Dolores Claiborne is a hardworking, tough talking housekeeper for an elderly woman on an island just off the coast of Maine. She’s been accused of killing her employer by shoving her down the stairs, and Dolores has her work cut out for her, explaining why she is, in fact, innocent of that crime, though she readily admits she did murder her husband thirty years earlier. Stephen King’s Dolores Claiborne is the protagonist’s chapterless confession of what drove her to murder her husband and also an explanation for why she didn’t murder her employer, Vera, despite having several good reasons for doing so.
I have what may be a strange relationship with Stephen King’s stories. I’ve watched and enjoyed a lot of film adaptations of them–don’t judge me!–and I’ve read and enjoyed an excerpt from his book On Writing in which he hilariously recalls how his wife fished the manuscript of his first novel, Carrie, out of a garbage can, encouraged him to submit it, and the rest is, as they say, history.
But before now, I’d only ever read one other Stephen King book–The Green Mile–and I didn’t like it. I had enjoyed the movie, and when I saw the book for sale, I picked it up. But I really disliked the narrative voice in the book. As in disliked it so much that the margins of the pages of my copy are an angry scrawl of my own rantings and ravings about how much I hated it. The main character was supposed to be an elderly Southerner, and I just couldn’t get past the fact the guy sounded neither like a product of the 1930s nor a resident of the South. I was willing to concede that if I were to read another of his books, I’d probably like them more since King is better known for setting works in contemporary times and in his native Maine.
And to that end I have purchased copies of The Shining and Carrie and even checked Misery out of the library, all with the intentions of reading them, but I never did get around to it. My relationship with horror is perhaps even more bizarre than my experiences with Stephen King’s writing–I actually take some sick pathological joy in being frightened, but I am also easily frightened, so I don’t read a lot of horror, especially of the supernatural, because I already know that whatever it is will keep me awake for days. I tend to veer more toward psychological suspense when I want to be frightened. I prefer my nightmares revolve around tangible people and not the unknown. I think, as a result, my subconscious may have prevented me from ever following through with my plans to pick up another Stephen King novel.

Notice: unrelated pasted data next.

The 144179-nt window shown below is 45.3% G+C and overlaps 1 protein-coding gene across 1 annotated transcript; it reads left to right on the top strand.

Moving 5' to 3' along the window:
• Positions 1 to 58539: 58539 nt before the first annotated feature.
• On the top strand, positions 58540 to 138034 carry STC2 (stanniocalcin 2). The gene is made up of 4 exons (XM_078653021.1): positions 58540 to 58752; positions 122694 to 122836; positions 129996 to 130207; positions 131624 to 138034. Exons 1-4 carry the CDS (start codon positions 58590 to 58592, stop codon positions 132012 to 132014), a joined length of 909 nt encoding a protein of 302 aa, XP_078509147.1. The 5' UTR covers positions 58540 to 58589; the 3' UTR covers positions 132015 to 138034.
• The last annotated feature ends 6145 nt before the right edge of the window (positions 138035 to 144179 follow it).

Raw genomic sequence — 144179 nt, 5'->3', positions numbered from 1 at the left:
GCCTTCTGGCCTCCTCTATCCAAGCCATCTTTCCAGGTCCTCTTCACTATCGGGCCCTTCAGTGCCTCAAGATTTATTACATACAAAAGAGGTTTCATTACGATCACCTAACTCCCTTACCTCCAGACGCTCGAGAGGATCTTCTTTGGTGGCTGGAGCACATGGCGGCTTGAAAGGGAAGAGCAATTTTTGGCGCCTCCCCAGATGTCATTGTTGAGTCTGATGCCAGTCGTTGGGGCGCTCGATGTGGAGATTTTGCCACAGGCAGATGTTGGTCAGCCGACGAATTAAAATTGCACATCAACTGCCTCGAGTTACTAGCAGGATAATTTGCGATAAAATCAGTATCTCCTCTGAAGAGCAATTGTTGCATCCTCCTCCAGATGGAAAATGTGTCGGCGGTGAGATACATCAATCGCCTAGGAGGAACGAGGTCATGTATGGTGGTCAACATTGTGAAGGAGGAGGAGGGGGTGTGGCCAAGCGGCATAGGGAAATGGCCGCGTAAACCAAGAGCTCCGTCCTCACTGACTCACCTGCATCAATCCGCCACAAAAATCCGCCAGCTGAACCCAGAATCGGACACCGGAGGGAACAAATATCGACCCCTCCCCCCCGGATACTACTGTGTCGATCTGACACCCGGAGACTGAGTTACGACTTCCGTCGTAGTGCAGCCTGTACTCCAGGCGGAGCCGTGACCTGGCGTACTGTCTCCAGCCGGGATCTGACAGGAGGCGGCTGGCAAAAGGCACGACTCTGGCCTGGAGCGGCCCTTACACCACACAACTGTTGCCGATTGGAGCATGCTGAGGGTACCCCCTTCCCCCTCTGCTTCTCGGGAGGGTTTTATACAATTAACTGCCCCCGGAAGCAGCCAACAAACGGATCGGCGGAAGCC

In any event, I was recently chatting with my friend Brandon about books when he mentioned he was reading It. I explained my own unsatisfactory experiences with The Green Mile, and he encouraged me to give King another chance. He also provided me with a list of other King books that I might like more. After some due deliberation, I settled on Dolores Claiborne because a) it was one I’d never watched the film adaptation for and was least familiar with and b) the plot description interested me because it seemed like it would be a little less frightening than some of King’s other works. And I’m really glad I got over my initial King experience because I really enjoyed this one! (Thanks again, Brandon!)
One’s enjoyment of this book very much lives and dies by one’s enjoyment of Dolores Claiborne as narrator, and from the very first page, I found her hilarious and fascinating. She’s also compelling. I started reading this book one morning, with the assumption that I would read a bit of it before going to work. A couple of hours later, I was still glued to it and only put it aside because, by that point, I really needed to go to work. As soon as I got home from work, I immediately went back to reading it and didn’t finish until late that night.
The book’s narration is entirely one-sided, with Dolores providing a rambling confession to authorities. This type of narration is hard to sustain over 30 pages, let alone 300 pages, and I was impressed with King’s skill in doing so. I thought he also succeeded in making the other characters just as interesting and believable as Dolores herself. Though this book is definitely Dolores’s show, I particularly found her employer Vera an intriguing character, though we of course only see her through Dolores’s flashbacks.
This novel is definitely more of a psychological suspense thriller, though it has a few suggestions of horror, as befits any book written by Stephen King. Those parts were genuinely creepy and haunting, but they didn’t overwhelm the narrative. In fact, I think King was wise to avoid making the story too overtly supernatural and horrific because a lot of its power is rooted in the realm of the ordinary–that of human relationships and when they go wrong, whether it be employer and employee, husband and wife, mother and child.
Are you a Stephen King fan? Which of his books have you enjoyed (or not enjoyed)? Have you read Dolores Claiborne? If you’re interested in requesting this book–or any Stephen King book in our system–just follow this link to our online catalog.